Five good reads: seeing yourself on screen, a nice swamp and funny videos to soothe bad vibes | Australia news

IIt’s New Year’s Eve and you’ve seen yourself on Five Great Reads, a newsletter where we put together a daily reading list to keep you going through the summer. And by “we” I mean Alyx Gorman, the lifestyle editor at Guardian Australia.

“But wait, are not newsletters supposed to appear in my inbox?” I hear you ask. Yes, that’s exactly where they are meant to be displayed, so if you are reading this in a different way and would like to read it as an email, simply enter your address in the box below.

However, Australia is not exactly ready for a big party to see 2021, given the year that saved its highest Covid case figure in the end. How high? Well, Doherty Institute modeling says we can reach 100,000 daily cases in a matter of weeks. So there it is.

But we have at least quick antigen tests to help us make informed decisions now – oh wait, they’re doubled in price. Rats!

Meanwhile, the queues for PCR test clinics are so long and the results are coming so slowly that many potentially Covid-positive people have not been able to get their status confirmed.

With the deeply grim bang of Covid news out of the way, let’s move on to something less contagious.

1. Guardian Australia readers are having a YouTube party

Here is a summary of the funniest things on the Internet that you have chosen, in 2021.

Why should I look at this? It will make you feel better.

How? It features ugly bird names, scary snowmen and a mysterious and scary pastry.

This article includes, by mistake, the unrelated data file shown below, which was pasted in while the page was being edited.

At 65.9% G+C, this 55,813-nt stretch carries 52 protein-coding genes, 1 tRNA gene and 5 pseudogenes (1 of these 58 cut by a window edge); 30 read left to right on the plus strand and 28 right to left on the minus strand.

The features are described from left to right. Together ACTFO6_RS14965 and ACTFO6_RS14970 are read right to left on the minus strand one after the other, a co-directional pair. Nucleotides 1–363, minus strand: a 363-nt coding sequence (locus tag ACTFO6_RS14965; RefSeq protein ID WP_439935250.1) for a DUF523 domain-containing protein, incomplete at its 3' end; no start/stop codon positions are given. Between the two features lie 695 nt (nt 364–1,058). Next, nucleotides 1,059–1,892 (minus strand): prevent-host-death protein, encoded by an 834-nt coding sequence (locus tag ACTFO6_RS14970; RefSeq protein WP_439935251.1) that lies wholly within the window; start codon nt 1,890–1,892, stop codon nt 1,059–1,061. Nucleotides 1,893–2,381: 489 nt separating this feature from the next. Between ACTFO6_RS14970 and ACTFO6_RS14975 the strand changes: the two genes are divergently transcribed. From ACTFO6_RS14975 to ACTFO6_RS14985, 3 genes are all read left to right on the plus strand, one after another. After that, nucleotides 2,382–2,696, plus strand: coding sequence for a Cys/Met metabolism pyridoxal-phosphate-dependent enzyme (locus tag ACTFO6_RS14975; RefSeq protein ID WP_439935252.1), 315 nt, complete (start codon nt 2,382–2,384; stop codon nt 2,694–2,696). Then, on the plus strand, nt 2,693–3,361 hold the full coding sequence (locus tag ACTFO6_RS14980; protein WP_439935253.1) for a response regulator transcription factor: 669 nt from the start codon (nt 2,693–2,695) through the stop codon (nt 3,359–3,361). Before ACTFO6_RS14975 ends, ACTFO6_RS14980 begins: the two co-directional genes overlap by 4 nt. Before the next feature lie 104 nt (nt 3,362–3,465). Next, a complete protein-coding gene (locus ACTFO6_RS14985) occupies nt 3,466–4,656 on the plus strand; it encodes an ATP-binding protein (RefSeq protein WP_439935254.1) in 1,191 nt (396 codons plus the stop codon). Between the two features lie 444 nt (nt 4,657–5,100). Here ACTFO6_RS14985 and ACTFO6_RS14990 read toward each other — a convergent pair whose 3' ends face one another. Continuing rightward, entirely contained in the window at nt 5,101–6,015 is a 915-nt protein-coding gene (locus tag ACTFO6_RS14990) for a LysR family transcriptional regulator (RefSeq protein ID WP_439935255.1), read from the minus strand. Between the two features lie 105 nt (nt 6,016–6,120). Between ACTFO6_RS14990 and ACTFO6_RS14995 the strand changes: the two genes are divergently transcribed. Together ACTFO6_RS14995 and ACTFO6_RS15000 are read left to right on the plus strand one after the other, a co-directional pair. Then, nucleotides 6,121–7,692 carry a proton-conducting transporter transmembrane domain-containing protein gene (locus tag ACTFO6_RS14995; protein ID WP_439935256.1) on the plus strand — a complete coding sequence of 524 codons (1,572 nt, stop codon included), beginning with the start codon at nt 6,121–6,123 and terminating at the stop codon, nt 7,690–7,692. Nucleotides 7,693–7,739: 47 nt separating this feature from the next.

The funniest things, the reader edition 2021
The funniest things, the reader edition 2021. Composed: Jay Karl, Scott Seiss, The Juice Media

2. When ‘which actor would play you?’ is not hypothetical

It can actually be surreal and a little awful when your life story ends up on TV – which these writers who have had their memories adapted to the screen are willing to share.

Remarkable quote: “It would be a lie to say that I can completely depersonalize it,” Dolly Alderton admits. “There were definitely moments in the process of hashing stories where I realized that when I defended Maggie [her on screen character], I actually defended myself. ”

How long does it take to read? About three minutes.

Ben Whishaw as Adam Kay in BBC One's adaptation of This Is Going To Hurt.
Ben Whishaw as Adam Kay in BBC One’s adaptation of This Is Going To Hurt. Photo: Screen Grab / PA

A swamp that does not need to be drained

The town of Goulburn in NSW is no longer just known for the Big Merino, but now has a thriving wetland project, as Nigel Featherstone tells in this delightful story.

Concluding sentence without context: “Thank you,” the dog airs. “We appreciate it so much.”

Goulburn wetlands
Goulburn wetlands Photo: Nigel Featherstone

4. Resolutions: the reading list

Cultural historian Anna Katharina Schaffner chooses her 10 best books on improving oneself.

But I hate self-help. Then this is something for you: The secret does not work here; Dante does.
How long will it take me to read? About three minutes. The books will take a little longer, but no one said the change is coming fast.

5. This year’s ingredients

From the most delicious variety of turnips to a flower that gives a pricey punch, 19 chefs, growers and food writers share their favorite culinary components from 2021.

Kantan flowers - one of 19 ingredients chosen as a favorite in 2021.
Kantan flowers – one of 19 ingredients chosen as a favorite in 2021. Photo: Ellinur Bakarudin / Alamy

What is in it for me? It’s a long read (about 10 minutes or so), but it will make you a better homemade food. I should know that. After I edited it, I immediately adjusted my shopping list.

What else is in it for me? You have to share yours favorite ingredient at the end. Fun!

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